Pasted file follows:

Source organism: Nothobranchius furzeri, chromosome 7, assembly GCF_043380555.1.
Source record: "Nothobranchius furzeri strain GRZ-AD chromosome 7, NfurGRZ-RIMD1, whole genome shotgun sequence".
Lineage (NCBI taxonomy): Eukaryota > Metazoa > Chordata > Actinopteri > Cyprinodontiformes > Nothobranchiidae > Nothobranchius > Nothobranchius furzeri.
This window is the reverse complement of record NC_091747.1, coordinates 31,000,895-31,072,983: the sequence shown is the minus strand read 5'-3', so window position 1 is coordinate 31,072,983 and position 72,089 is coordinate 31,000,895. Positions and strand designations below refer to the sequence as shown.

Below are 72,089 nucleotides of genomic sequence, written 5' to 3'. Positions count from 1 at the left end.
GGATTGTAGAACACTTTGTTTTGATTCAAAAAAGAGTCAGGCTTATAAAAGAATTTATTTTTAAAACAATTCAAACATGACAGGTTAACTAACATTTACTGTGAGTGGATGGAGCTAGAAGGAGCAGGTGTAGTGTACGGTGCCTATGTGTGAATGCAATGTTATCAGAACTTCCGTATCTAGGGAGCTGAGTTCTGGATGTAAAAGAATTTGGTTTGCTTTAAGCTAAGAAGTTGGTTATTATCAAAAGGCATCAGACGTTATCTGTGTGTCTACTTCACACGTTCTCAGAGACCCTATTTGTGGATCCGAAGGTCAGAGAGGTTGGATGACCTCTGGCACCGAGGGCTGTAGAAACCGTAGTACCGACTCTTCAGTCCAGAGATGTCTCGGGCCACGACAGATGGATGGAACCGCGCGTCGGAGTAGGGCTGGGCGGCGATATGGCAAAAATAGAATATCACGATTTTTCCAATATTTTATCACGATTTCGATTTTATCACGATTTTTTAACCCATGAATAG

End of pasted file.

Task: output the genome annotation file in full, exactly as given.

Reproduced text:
Source organism: Nothobranchius furzeri, chromosome 7, assembly GCF_043380555.1.
Source record: "Nothobranchius furzeri strain GRZ-AD chromosome 7, NfurGRZ-RIMD1, whole genome shotgun sequence".
Lineage (NCBI taxonomy): Eukaryota > Metazoa > Chordata > Actinopteri > Cyprinodontiformes > Nothobranchiidae > Nothobranchius > Nothobranchius furzeri.
This window is the reverse complement of record NC_091747.1, coordinates 31,000,895-31,072,983: the sequence shown is the minus strand read 5'-3', so window position 1 is coordinate 31,072,983 and position 72,089 is coordinate 31,000,895. Positions and strand designations below refer to the sequence as shown.

Below are 72,089 nucleotides of genomic sequence, written 5' to 3'. Positions count from 1 at the left end.
GGATTGTAGAACACTTTGTTTTGATTCAAAAAAGAGTCAGGCTTATAAAAGAATTTATTTTTAAAACAATTCAAACATGACAGGTTAACTAACATTTACTGTGAGTGGATGGAGCTAGAAGGAGCAGGTGTAGTGTACGGTGCCTATGTGTGAATGCAATGTTATCAGAACTTCCGTATCTAGGGAGCTGAGTTCTGGATGTAAAAGAATTTGGTTTGCTTTAAGCTAAGAAGTTGGTTATTATCAAAAGGCATCAGACGTTATCTGTGTGTCTACTTCACACGTTCTCAGAGACCCTATTTGTGGATCCGAAGGTCAGAGAGGTTGGATGACCTCTGGCACCGAGGGCTGTAGAAACCGTAGTACCGACTCTTCAGTCCAGAGATGTCTCGGGCCACGACAGATGGATGGAACCGCGCGTCGGAGTAGGGCTGGGCGGCGATATGGCAAAAATAGAATATCACGATTTTTCCAATATTTTATCACGATTTCGATTTTATCACGATTTTTTAACCCATGAATAG